In July 2011, in response to public anger at a few tabloid journalists’ illegal activities, David Cameron reluctantly announced the Leveson Inquiry into the specific allegations and the “culture, practices and ethics of the press.”
Sixteen months of media navel-gazing, 650 witnesses, and 3.2 million words of evidence later, the Inquiry is creaking to a close. Its recommendations on press regulation will be published at the end of November, either calling for continued industry self-regulation or statutory regulation. There could be ramifications far beyond the eight charged to date with phone-hacking offenses or those who have already resigned as a consequence of the Inquiry. Some say the results may mean the difference between a free press and a government-controlled one.
The Inquiry has provided fascinating insights into the way power works in modern Britain and the incestuous, sycophantic-symbiotic interconnections between police, celebrities, politicians, and the press. Many relished seeing the tabloids being subjected to the kind of inquisition they normally conduct on others, as trial by media turned into trial of media. The cast of this expansive farce is a cultural cross-section—among them Julian Assange, Conrad Black, Tony Blair, David Cameron, Alastair Campbell, Charlotte Church, Nick Clegg, Max Clifford, Steve Coogan, Richard Desmond, Hugh Grant, Peter Hitchens, Sienna Miller, Piers Morgan, Max Mosley, Rupert Murdoch, John Prescott, and J. K. Rowling—all mutually dependent and mutually despising.
The proceedings also featured harrowing tales, including that of Bob and Sally Dowler, parents of 13-year-old Milly, abducted and murdered in 2002. In July 2011, the Guardian claimed that journalists at Rupert Murdoch’s News of the World had hacked into Milly’s mobile phone and deleted messages before it was known she was dead, thereby encouraging her desperate parents to believe she was still alive—and potentially destroying important evidence. It later emerged that perhaps the messages had deleted themselves automatically, but by then the Inquiry had already been set in motion.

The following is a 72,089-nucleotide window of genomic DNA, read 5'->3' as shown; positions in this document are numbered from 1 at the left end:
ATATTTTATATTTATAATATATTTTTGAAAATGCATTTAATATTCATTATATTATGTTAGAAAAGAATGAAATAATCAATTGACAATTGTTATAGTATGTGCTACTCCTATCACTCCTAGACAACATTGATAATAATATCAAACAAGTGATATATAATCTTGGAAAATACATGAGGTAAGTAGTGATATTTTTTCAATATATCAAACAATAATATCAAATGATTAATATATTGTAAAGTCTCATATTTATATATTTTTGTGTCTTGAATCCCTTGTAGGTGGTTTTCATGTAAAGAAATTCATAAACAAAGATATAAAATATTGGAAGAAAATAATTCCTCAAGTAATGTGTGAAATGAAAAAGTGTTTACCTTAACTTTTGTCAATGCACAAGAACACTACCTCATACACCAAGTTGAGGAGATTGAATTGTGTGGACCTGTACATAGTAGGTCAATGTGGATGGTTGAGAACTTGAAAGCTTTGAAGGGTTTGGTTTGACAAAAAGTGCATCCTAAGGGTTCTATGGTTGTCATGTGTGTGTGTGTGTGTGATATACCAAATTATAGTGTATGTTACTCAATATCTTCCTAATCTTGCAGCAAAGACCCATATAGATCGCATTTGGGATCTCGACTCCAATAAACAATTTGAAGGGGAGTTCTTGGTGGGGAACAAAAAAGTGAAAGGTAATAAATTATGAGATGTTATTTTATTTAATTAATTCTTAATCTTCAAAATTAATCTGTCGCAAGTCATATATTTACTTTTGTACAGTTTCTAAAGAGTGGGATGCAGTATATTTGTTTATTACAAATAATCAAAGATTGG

In any case, the NOTW had also published the private diaries of Kate McCann about her yearning search for her missing three-year-old daughter Madeleine. It had also hacked into the phones of relatives of soldiers killed in Afghanistan and the 7/7 London bombing victims, as well as celebrities, politicians, and royals. It seemed hacking had been commonplace, carried out without the connivance of successive editors. The public which had for the previous 168 years devoured the News of the Screws now suddenly realized it had always found the paper distasteful. Murdoch swiftly closed down the hugely profitable publication (first securing the domain name http://www.sundaysun.co.uk/ on the off chance it might come in useful—as it has).
But his swiftness could not salvage his BSkyB bid nor the careers and reputations of several employees or former employees, most notably erstwhile NOTW editors Andy Coulson and Rebekah Brooks.
Nor could it prevent him being called to sit under the stern owl stare of Lord Justice Leveson in April, where he was expected to recall details of what was said at 2009 breakfasts with David Cameron and other “enemies, old toffs and right wingers”—repasts about which he had an understandably hazy memory. The one thing of which he was absolutely certain was that on none of these occasions had he even mentioned anything that might have a material bearing on the Murdoch fortunes. Nor had he ever dreamed of trying to exert influence through Andy Coulson (who became Conservative Party Director of Communications) or Michael Gove (ex-Times columnist, presently Education Secretary). His professed lack of interest in either politics or profits makes his attendance at all these political power breakfasts as marvelous as it is mystifying.
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